... Browning bore himself in this acute and necessarily dubious position is, perhaps, more thoroughly to his credit than anything else in his career. He never came out so well in all his long years of sincerity and publicity as he does in this one act of deception. Having made up his mind to that act, he is not ashamed to name it; neither, on the other hand, does he rant about it, and talk about Philistine prejudices and higher laws and brides in the sight of God, after ...
— Robert Browning • G. K. Chesterton

... Of this little act of retrenchment, Jane, Margaret, and Phoebe knew nothing at the time, and the farmer was rather loathe to tell them. When the fact did become known, as it must soon, he expected a buzzing in the hive, and the anticipation of this made ...
— Off-Hand Sketches - a Little Dashed with Humor • T. S. Arthur

... tenderly. Then I saw a great black cat, who could be nothing else than a magician, hiding itself behind a rock close to me. And scarcely had the halcyon and adder embraced than the cat sprang on the innocent pair. This was my time to act. I seized him in spite of his struggles and with the knife I used for opening oysters I cut off the monster's head, paws and tail. And as soon as I had thrown the creature's body into the sea, before me stood two beautiful ladies, one with a crown ...
— The Camp Fire Girls in the Outside World • Margaret Vandercook

... Marlborough took no very strong part. He was attached to the Stuarts, for under them he had at first risen to rank and honour; but he was a strong Protestant, and therefore in favour of the maintenance of the Act of Succession, fixing the reversion of the throne on the Elector of Hanover, who, although not the nearest in the line of succession, had been selected because the nearest heirs to the throne ...
— The Cornet of Horse - A Tale of Marlborough's Wars • G. A. Henty

... avail. 'Scarcely had my work issued from the press,' wrote Mr. Gladstone thirty years later, 'when I became aware that there was no party, no section of a party, no individual person probably, in the House of Commons, who was prepared to act upon it. I found myself the last man on a sinking ship.' Exclusive support to the established religion of the country had been the rule; 'but when I bade it live, it was just about to die. It was really a quickened, not a deadened conscience, in the country, that insisted ...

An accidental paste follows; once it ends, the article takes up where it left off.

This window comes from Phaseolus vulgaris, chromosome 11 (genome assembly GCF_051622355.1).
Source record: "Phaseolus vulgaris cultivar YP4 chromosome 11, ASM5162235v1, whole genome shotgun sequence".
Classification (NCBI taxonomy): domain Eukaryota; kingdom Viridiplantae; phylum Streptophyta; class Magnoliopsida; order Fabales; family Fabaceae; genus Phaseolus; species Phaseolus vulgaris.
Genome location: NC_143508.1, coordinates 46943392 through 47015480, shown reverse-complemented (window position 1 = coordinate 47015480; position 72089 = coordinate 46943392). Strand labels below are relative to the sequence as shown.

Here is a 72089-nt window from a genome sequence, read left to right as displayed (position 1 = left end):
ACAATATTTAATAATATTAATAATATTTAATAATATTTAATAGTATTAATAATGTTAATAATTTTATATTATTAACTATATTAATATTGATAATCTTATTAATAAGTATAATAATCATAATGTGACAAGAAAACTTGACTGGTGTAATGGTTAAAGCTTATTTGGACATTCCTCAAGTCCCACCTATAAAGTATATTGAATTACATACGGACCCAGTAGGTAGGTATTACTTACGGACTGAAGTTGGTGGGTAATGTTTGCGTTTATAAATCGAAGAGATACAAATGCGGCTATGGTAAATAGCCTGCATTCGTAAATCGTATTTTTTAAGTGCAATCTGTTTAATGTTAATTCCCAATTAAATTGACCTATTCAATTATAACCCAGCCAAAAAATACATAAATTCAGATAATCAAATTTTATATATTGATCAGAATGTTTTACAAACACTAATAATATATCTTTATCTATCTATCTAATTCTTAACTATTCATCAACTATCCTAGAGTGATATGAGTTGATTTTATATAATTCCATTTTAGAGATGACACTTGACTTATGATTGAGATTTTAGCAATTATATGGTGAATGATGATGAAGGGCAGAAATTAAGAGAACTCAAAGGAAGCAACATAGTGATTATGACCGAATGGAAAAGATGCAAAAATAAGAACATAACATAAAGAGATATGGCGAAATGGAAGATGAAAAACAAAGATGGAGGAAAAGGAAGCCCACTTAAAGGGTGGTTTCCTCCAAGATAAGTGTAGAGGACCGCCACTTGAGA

— The Life of William Ewart Gladstone, Vol. 1 (of 3) - 1809-1859 • John Morley

... act. No sooner had the policeman jumped into the doorway than I dodged through the crowd and hurried across the street. Reaching the opposite side, I ran into an alley. It was long and led directly into the back garden of a handsome ...
— True to Himself • Edward Stratemeyer

... himself the Gondreville party, now deprived by death of their own candidate. The question for them was to punish the presumption of Simon Giguet, and any candidate would be acceptable to the viceroy of Arcis. The mere nomination of a man against his grandson was a flagrant act of hostility and ingratitude, and a check to the count's provincial importance which must be removed ...
— The Deputy of Arcis • Honore de Balzac

... historic, has certain historic suggestions and characters." It is not apparent who the historic characters are, for the real Arthur is but a historic phantasm. "But then, in the midst of so much realism, the knights, from Arthur downwards, talk and act in ways with which we are familiar in modern ethical and psychological novels, but which are as impossible in real mediaeval knights as a Bengal tiger or a Polar bear would be in a drawing-room." I confess to little acquaintance with modern ethical novels; but ...
— Alfred Tennyson • Andrew Lang

... frequently left his studio and went abroad, either to act as an unofficial ambassador, or to paint at the special request of some foreign sovereign. Thus he was residing in Paris in 1620, planning for Marie de Medici the series of remarkable pictures which commemorated her marriage with Henry IV. (When I was a little girl, I went occasionally ...
— The Old Masters and Their Pictures - For the Use of Schools and Learners in Art • Sarah Tytler

... maintain larger forces than are necessary for their own defence. At the same time, the ruling power should claim no special privileges for its own citizens, but should throw open the markets of such realms equally to all nations. In short it should act not as a master, but as a trustee, on behalf of its subjects and also on behalf ...
— The Expansion of Europe - The Culmination of Modern History • Ramsay Muir

... "you're always raising objections to my most charming and sensible plans. You act as though you wanted Honora and Howard ...
— The Crossing • Winston Churchill

... the air of a command, but what else could we do? We were at Holgate's mercy, and the act of signature could do us no harm. On the other hand, ...
— Hurricane Island • H. B. Marriott Watson

... indeed, to stifle Fervour such as mine has grown, And I 'd freely give a trifle Could I win you for mine own; But the question simply narrows Down to one persistent fact, That we cannot say we're sparrows, And we oughtn't so to act. ...